Wednesday, February 19, 2014

Creative vs Critical Writing

So today I started a basic writing class. Why? Because no matter how good you are, you could be better. No matter how much you think you know or remember there is more to learn or remember. I know I have a lot to learn.

Today’s lesson was on your creative mind vs your critical mind. You know that mean critical part. The one who interrupts your glorious scene where worlds collide to tell you to go back to that last sentence and correct two spelling errors and a comma. That devil on your shoulder, watching as you are about to put your fingers to the key before shouting “STOP! You aren’t going to say it just right.”

Today was about freewriting first. Letting your creative side go, spleleing errors and all (yes, I did that on purpose) to just get words down on paper. To roll around in the words and enjoy them like Scrooge McDuck in his money pit.

Last, we had an assignment. Let your sides argue. How do they feel about each other? Here is what mine had to say:

Creative: Yay, I get to come out to play

Critic: Only briefly, then I have to come clean up your mess

Creative: But I’m the one who comes up with the great ideas. Ideas that kids will love to read.

Critic: No kid will ever get to read your stuff if Agents think you are an amateur.

Creative: You distract me. You know that? Sometimes I hate you. Seriously.

Critic: I’m the side that pays the bills, Honey. Learn to live with it.

Creative: (eye roll) Fine, whatever. (Stares out window daydreaming)

So what does your creative side really think of the critic?

Writer’s Conference Tips and Advice

With Spring right around the corner, and our New Years Resolutions still echoing through our heads, you may be planning to go to a spring writers conference. If this is your first time or your fifth, here are a few helpful tips and hints for survival. At my first conference I split my pants, had to change into jeans, spilled hot chocolate on my white sweater, and still somehow had a blast. Trust me; Conferences aren’t as scary as we make them in our heads.

Lower Your Expectations

If you are planning on being discovered by an agent in the lunch line, scheduling a meeting by next week, and having your book published in the next six months, then I want to you take a breath and listen. You may meet the agent of your dreams, anything is possible. More than likely, though, you will learn amazing things from the speakers. Get insights from agents. Even find out the Do’s and Don’ts of Query Letters, Cover Letters, Premises, etc. Look at this as a learning experience. Meet others like yourself. Have Fun.

Dress professionally yet comfortably.

You will be on your feet some, mingling and meeting of pros in the industry. Business casual will show you in your best light. This is a business and you must treat it as such. No holes in your jeans, no funny phrases on your t-shirts.

Common Sense

Bring something to write on and a folder Take notes. Listen. Learn. Bring an extra pen or two. Tissues, Breath Mints (garlic bread at lunch?), a sweater, a band aid. • Business card If you have one, keep it simple. Name, contact info, the basics. If you are an Illustrator then your own art is fine, but authors don’t need to distract the agents and editors from who they are. Plus, plain cards give you room to write. (i.e. NAME OF CURRENT BOOK WE JUST DISCUSSED AND THEY SOUNDED INTERESTED) That is more important for them to remember than flowers and butterflies.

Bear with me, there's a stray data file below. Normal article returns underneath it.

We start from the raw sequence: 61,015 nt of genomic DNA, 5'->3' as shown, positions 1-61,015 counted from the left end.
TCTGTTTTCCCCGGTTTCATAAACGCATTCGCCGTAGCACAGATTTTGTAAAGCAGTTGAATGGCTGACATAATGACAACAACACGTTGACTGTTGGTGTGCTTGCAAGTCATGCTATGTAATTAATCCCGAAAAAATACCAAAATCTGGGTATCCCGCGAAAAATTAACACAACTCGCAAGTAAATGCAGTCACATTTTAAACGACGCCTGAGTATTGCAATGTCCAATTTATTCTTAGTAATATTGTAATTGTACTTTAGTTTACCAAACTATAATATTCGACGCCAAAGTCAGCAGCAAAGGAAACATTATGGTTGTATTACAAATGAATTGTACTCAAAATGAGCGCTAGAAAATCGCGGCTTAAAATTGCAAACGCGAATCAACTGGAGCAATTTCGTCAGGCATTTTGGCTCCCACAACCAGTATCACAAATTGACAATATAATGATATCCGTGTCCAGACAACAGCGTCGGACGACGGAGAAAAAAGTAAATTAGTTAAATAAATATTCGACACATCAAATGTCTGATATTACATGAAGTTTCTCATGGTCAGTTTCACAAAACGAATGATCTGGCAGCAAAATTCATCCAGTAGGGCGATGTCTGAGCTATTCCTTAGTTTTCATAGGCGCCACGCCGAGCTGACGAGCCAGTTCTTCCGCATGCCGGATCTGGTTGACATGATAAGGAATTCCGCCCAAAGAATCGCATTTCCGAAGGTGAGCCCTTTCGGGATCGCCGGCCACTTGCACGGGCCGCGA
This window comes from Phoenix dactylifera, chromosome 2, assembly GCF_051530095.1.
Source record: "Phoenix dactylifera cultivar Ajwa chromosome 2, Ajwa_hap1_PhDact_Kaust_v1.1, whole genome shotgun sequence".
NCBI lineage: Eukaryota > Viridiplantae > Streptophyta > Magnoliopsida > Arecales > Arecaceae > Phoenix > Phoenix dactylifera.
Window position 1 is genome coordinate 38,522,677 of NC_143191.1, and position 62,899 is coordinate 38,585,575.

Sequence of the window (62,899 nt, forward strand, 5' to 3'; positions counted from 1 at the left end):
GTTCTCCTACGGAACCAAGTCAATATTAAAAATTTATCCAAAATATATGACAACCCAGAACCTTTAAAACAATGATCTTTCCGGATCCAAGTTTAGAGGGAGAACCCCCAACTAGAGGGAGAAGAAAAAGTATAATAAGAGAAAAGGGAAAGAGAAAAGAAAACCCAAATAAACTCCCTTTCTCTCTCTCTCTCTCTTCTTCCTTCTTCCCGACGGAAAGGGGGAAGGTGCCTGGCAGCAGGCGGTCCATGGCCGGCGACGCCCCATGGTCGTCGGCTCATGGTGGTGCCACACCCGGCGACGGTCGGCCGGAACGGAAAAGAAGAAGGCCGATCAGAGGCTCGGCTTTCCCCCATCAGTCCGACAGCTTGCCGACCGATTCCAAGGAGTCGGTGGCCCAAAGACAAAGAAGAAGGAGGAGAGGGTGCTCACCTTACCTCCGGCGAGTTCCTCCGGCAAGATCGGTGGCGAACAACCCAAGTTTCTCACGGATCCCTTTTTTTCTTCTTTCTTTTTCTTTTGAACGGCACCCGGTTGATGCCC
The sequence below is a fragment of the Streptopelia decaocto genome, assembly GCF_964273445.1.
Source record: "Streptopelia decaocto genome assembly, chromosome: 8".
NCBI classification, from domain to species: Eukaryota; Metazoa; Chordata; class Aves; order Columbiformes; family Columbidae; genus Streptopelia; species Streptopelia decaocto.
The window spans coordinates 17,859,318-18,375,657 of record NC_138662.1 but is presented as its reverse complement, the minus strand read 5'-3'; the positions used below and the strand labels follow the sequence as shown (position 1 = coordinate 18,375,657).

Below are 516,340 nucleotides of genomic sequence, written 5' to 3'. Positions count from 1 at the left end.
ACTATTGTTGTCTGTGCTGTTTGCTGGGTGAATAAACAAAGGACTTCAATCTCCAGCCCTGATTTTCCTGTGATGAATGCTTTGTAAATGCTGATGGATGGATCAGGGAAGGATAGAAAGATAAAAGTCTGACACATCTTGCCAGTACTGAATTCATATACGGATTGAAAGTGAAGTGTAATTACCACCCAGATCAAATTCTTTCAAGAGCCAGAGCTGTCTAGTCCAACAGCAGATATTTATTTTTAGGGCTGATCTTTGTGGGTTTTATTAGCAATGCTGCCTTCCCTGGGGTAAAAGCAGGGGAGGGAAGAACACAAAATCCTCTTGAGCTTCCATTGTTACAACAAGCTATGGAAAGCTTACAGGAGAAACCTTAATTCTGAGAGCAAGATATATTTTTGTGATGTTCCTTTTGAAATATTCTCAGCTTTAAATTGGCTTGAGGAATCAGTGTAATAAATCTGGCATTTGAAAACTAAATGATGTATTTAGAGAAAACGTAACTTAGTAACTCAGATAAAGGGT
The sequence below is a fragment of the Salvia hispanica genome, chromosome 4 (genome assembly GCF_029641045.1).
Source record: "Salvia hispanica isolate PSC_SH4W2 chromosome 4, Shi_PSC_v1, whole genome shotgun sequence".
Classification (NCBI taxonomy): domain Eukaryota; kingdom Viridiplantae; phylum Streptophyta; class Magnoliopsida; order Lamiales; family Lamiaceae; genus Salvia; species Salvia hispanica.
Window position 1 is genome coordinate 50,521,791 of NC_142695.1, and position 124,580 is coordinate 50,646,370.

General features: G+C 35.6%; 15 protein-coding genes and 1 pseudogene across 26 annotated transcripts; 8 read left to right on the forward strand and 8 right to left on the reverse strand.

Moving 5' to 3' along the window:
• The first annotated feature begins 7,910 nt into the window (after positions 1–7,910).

Personal Recommendation

No Perfumes. You will be in close contact with people all day. Some people are highly sensitive to smells. What if the editor is pregnant? Do you want to be the writer who made her laugh or the one who gave her a headache because you smelled like daisies?

Have fun

Education is a gift. You will be learning about the craft you love. You will be meeting others who get what you are saying when you talk about the POV for a MG Adventure that would be perfect for Random or Penguin. Or that horrible problem of Head Hopping and Tense Issues. Take a deep breath, smile, have fun. Let me know if you have more helpful hints.

Saturday, February 8, 2014

Does writing get in the way of life? Or does life get in the way of writing?

Clearly my dog gets in the way of writing, but I wonder, what is being sacrificed when I write and when I don't write. When I'm writing, there are worlds I am creating. Completely immersed in color, sound, taste, smell, and touch, I am an artist in love with the creation process. Alone in my basement while the family laughs upstairs, I am happy. Content. Possibly a little crazy to love the imaginary worlds I create, big or small. But then there is guilt. What am I missing with my child? My husband? My friends? And,yes, even my pets? I imagine this is an issue all authors and artists deal with. So then we decide to make more time for our loved ones and ourselves. We exercise more, watch tv with our family (even though we hate that show they love so much) and we snuggle with the cat until the dog chases him away. But then there is guilt. What am I not writing that could be amazing right now? What character? What world? What perfect plot twist.
Dear Authors and Artists, all. We will never stop the cycle. Well, I could go live in that mountain alone, a happily writing hermit with a pet rock but that could be lonely. All we can strive for is balance. Don't neglect your family, your writing or yourself. Possibly, we all need some time management skills. We need exercise, food, and most important, our family and friends who love us even though we are weird writerly types. Because without balance... well...